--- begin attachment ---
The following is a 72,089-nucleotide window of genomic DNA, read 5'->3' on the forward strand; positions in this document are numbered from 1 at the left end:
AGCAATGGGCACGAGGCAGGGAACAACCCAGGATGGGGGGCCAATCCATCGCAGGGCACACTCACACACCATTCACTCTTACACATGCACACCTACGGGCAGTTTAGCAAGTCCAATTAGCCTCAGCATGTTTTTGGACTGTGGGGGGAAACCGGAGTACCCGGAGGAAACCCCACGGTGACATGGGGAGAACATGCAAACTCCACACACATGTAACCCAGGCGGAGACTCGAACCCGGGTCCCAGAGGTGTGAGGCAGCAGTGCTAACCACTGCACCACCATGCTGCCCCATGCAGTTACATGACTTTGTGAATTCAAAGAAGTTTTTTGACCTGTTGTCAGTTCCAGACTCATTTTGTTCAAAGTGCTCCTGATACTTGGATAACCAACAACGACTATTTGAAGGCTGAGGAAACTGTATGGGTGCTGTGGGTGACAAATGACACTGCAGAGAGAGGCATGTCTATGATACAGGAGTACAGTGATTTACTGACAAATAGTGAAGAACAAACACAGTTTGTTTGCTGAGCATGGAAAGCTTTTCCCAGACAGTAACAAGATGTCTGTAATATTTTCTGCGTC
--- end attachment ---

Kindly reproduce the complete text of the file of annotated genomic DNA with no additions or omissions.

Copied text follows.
The following is a 72,089-nucleotide window of genomic DNA, read 5'->3' on the forward strand; positions in this document are numbered from 1 at the left end:
AGCAATGGGCACGAGGCAGGGAACAACCCAGGATGGGGGGCCAATCCATCGCAGGGCACACTCACACACCATTCACTCTTACACATGCACACCTACGGGCAGTTTAGCAAGTCCAATTAGCCTCAGCATGTTTTTGGACTGTGGGGGGAAACCGGAGTACCCGGAGGAAACCCCACGGTGACATGGGGAGAACATGCAAACTCCACACACATGTAACCCAGGCGGAGACTCGAACCCGGGTCCCAGAGGTGTGAGGCAGCAGTGCTAACCACTGCACCACCATGCTGCCCCATGCAGTTACATGACTTTGTGAATTCAAAGAAGTTTTTTGACCTGTTGTCAGTTCCAGACTCATTTTGTTCAAAGTGCTCCTGATACTTGGATAACCAACAACGACTATTTGAAGGCTGAGGAAACTGTATGGGTGCTGTGGGTGACAAATGACACTGCAGAGAGAGGCATGTCTATGATACAGGAGTACAGTGATTTACTGACAAATAGTGAAGAACAAACACAGTTTGTTTGCTGAGCATGGAAAGCTTTTCCCAGACAGTAACAAGATGTCTGTAATATTTTCTGCGTC